Digitalisation and new business models create big opportunities for cooperation between suppliers and the automotive industry

The automotive industry is facing a new era. Ambitions such as self-driving vehicles, electrification, new business models, increased digitalisation and artificial intelligence mean that requirements for in-house development and innovation are sky high for the industry’s suppliers.

“For us this involves cooperating more closely with our suppliers to become more efficient and create new, innovative solutions and products,” explains Magnus Leiner, Vice President, Global Procurement Software & Electronics, Volvo Cars. “Our ambition at Volvo is to use digitalisation and new technology to be able to offer our customers a full extra week of time by 2025.”

There are both opportunities and threats within the automotive industry, and it is critical to keep up with developments in what is an ever-more technological and digitalised world. This is because development also brings with it business opportunities that will also force traditional industries to face competition in a new way.

“There are many Swedish suppliers who need to think of what the customer needs tomorrow, not sometime later on. New players can easily enter the market, which means that the supplier chain can be somewhat turned upside down,” Leiner says.

“In our industry, with ambitions to have self-driving vehicles in future, the focus is on developing new technology and new values for our customers. In time, this means that we will be selling a service more than a car. Now is exactly the right time to develop services and mobility solutions that are better suited to what the customer wants, such as a subscription that develops along with the customers’ needs. We’re seeing this clearly with our offering Care by Volvo.”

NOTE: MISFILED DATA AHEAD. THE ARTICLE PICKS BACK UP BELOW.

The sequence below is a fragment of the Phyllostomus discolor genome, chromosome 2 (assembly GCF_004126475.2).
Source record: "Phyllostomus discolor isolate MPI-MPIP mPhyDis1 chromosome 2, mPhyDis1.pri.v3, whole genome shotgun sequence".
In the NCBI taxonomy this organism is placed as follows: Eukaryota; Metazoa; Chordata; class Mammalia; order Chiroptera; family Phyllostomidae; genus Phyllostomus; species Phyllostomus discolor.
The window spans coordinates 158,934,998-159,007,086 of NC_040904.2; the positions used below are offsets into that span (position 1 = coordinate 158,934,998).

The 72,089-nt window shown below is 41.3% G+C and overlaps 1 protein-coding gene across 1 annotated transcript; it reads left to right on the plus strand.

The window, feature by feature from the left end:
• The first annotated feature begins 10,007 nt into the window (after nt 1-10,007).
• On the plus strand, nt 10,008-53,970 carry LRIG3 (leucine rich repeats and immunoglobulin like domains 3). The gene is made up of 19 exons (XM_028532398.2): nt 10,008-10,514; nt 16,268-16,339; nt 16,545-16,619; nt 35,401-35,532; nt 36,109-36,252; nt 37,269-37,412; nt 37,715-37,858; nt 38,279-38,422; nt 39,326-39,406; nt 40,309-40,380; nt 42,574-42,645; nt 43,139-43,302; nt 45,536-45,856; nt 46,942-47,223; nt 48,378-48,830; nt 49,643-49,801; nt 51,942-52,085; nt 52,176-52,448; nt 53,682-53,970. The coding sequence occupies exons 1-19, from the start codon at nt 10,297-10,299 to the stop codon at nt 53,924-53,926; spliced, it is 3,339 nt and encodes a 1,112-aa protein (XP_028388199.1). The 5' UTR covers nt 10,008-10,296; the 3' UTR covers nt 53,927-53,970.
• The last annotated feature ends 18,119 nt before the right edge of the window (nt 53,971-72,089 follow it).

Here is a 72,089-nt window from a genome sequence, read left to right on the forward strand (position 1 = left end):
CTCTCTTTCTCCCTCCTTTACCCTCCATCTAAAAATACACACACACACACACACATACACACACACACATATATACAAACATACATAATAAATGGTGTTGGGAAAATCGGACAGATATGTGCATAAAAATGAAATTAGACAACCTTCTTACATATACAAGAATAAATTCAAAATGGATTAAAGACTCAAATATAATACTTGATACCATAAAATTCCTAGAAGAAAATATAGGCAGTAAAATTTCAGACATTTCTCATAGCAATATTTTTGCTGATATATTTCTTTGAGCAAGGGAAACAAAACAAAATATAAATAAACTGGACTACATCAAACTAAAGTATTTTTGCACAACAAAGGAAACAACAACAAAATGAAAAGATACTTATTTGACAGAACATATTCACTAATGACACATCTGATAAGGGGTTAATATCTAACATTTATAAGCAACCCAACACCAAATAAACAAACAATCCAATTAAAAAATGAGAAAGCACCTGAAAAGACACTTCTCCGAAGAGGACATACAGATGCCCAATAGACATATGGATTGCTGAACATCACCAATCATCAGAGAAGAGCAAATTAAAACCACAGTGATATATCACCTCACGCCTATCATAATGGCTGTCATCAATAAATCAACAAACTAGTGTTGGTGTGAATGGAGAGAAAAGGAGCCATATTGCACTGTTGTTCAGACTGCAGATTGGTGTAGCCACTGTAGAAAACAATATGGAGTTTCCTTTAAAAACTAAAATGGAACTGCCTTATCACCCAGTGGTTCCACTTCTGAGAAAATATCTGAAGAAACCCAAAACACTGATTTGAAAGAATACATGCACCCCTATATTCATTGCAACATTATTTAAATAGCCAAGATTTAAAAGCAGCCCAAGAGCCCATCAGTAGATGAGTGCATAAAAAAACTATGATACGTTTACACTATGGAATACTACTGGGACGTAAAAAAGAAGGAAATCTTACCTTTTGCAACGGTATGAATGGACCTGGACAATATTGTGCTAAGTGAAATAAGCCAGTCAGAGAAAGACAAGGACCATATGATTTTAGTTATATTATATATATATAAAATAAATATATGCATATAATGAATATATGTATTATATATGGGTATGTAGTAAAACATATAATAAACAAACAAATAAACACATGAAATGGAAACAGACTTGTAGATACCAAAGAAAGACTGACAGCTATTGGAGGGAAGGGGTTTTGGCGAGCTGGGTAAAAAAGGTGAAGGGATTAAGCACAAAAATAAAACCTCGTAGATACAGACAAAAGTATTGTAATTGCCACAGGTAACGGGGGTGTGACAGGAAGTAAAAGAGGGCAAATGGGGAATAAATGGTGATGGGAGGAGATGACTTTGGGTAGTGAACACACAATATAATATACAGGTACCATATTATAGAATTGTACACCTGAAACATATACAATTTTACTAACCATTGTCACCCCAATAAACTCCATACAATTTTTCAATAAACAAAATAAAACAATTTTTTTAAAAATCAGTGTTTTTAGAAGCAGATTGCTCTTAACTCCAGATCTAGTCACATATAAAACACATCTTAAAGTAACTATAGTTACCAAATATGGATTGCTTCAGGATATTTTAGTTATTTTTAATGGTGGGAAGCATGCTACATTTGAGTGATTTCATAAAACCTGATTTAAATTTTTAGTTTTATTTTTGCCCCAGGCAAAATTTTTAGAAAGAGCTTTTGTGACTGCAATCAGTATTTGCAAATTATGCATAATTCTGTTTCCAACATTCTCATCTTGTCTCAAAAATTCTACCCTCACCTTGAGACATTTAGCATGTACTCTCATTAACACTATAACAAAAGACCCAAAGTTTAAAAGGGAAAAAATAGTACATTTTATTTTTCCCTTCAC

Leiner argues that we have to wake up more in Sweden, and compares the current development process with previous huge technological shifts, such as industrialisation and post-war major investments in Sweden involving public- and private-sector cooperation.

“I believe there is a big opportunity for new suppliers and players to get a foothold in the automotive industry, where more Swedish companies and their expertise will become established in future. All these new players will exploit the possibilities being created by artificial intelligence and machine learning so that they can understand their customers and create tailor-made solutions that develop along with the customers’ needs.

“The development process is happening fast now and this means we must invest more in Sweden via schools and research, and link this together with the public sector, the corporate world, and investments.” 

To achieve this, cooperation between suppliers and Volvo Cars must be close, focused and timed right. Examples of such cooperation are with the car safety company Veoneer, Google, and Nvidia.

It is also important to position oneself right. Volvo Cars has done this by creating its own companies within the overall corporation in order to focus on the right place and on important details.

“We want to lead this change in the car industry instead of becoming a victim of it,” Magnus Leiner concludes. “We need the help of many suppliers and many cooperation arrangements to succeed with this – to think in new ways and understand what total experience the customer wants and how we can improve our customers’ existence – every day.”